Furthermore, HIV-related stigma is a major barrier to accessing testing and treatment and consequently is considered one of the main drivers of the HIV epidemic world-wide (UNAIDS, 2014). Understanding how, why and where stigma occurs can help people living with HIV, as well as researchers and activists, to advocate for changes to policy and practice which may contribute to reducing discriminatory practices and help increase access to testing and treatment.

HIV and Stigma: Some Facts

HIV Facts

Did you know...?

Stigma Facts:

Did you know…?

(Stamp Out Stigma, 2008)

Volunteering: Information and FAQs


We are currently seeking volunteers to take part in this research study.

In order to be eligible to take part in the study all volunteers must:

What would taking part in this study involve?

If you decide to take part in the Stigma Study you will be given a participant information sheet which will explain the purpose, risks and benefits of the study.

If you are unsure about anything, Elena will be happy to answer any questions or queries you might have.

If you agree to take part you will also be asked to sign a consent form.

You should only consent to participation in this research study when you feel that you understand what is being asked of you, and you have had enough time to think over your decision.

If you decide to take part you are still free to withdraw at any time and without giving a reason. A decision to withdraw at any time, or a decision not to take part, will not affect your rights in any way.

If you think you would like to take part in this study, please contact the researcher by email: e.vaughan3@nuigalway.ie.

What does taking part involve and how long will it take?

Taking part in this research will involve you participating in a one-to-one interview with the researcher. The interview should last between 30 minutes and 1 hour. With your permission, the interview will be recorded and transcribed word for word. Your confidentiality is of utmost importance. Recordings and responses provided by you will only be available to the researcher and will be made anonymous. As such, no individual will be identifiable in any publications from this research.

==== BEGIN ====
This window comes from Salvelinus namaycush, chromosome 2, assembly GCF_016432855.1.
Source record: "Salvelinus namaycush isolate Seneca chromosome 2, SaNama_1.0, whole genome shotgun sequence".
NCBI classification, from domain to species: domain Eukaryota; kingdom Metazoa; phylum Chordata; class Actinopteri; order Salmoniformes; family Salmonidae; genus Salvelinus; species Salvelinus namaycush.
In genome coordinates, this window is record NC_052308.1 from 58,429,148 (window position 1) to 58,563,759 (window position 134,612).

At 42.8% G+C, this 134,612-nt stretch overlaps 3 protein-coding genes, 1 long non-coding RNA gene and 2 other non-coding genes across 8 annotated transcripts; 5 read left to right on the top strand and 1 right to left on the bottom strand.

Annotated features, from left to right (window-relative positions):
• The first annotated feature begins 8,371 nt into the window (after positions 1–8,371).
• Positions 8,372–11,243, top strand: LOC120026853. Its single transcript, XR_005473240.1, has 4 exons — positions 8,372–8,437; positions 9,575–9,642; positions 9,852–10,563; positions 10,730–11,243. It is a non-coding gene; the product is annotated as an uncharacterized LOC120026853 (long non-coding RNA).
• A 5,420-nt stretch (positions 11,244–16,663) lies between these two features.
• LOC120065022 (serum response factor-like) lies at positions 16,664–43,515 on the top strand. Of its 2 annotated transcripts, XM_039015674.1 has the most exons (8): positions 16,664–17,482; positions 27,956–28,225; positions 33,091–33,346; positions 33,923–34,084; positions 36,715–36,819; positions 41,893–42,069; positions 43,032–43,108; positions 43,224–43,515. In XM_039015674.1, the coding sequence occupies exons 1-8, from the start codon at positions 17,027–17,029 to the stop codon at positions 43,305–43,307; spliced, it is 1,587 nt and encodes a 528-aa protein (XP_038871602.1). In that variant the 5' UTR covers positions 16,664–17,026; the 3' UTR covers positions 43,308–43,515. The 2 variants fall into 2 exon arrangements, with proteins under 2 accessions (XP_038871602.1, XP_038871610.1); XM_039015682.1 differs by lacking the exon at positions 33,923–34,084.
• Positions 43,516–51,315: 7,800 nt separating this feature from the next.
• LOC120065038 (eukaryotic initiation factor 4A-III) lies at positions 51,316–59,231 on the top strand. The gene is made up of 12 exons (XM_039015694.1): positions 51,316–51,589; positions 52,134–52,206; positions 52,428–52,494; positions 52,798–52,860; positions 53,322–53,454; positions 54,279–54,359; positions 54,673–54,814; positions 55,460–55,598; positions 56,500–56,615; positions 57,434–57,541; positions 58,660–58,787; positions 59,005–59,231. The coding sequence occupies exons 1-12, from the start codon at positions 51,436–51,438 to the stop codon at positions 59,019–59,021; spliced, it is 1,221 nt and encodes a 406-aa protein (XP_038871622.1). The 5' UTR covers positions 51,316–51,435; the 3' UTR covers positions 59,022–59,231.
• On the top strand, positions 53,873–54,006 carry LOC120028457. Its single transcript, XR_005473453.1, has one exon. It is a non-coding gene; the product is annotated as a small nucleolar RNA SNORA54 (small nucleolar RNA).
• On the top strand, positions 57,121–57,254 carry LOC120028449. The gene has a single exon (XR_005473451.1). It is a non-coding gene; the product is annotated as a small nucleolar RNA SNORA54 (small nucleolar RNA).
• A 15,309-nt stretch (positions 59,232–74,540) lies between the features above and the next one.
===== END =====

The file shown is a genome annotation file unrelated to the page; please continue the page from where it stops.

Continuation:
What are the possible benefits of taking part?

Taking part in this research will help the researcher gain an insight into some of the challenges experienced by people living with HIV in Ireland today as a result of their positive status.

By taking part in this research, you can help contribute towards creating an evidence base that may be used in the design of stigma reduction measures and in the creation of an evidence base that could advocate for improvements to policy and practice.

What are the possible risks of taking part?

There are no foreseeable risks attached to taking part in this research study. For some people, talking about experiences of stigma, rejection or discrimination may cause them to experience mild emotional distress. On the other hand, talking openly about these experiences can cause other people to experience a sense of relief and catharsis.

What happens at the end of the study?

At the end of this research the information will be analysed and interpreted. The results of the analysis will form part of the researcher’s PhD thesis. Throughout this process, confidentiality and anonymity will be a priority and no individual will be identifiable in publication or presentation.

What happens if I change my mind during the study?

You can change your mind about participating at any point during this study without disadvantage or penalty. If you withdraw any data related to you, such as interview recordings, will not be used and the data will be deleted/destroyed.

If you think you would like to take part in this study, please contact the researcher by email: e.vaughan3@nuigalway.ie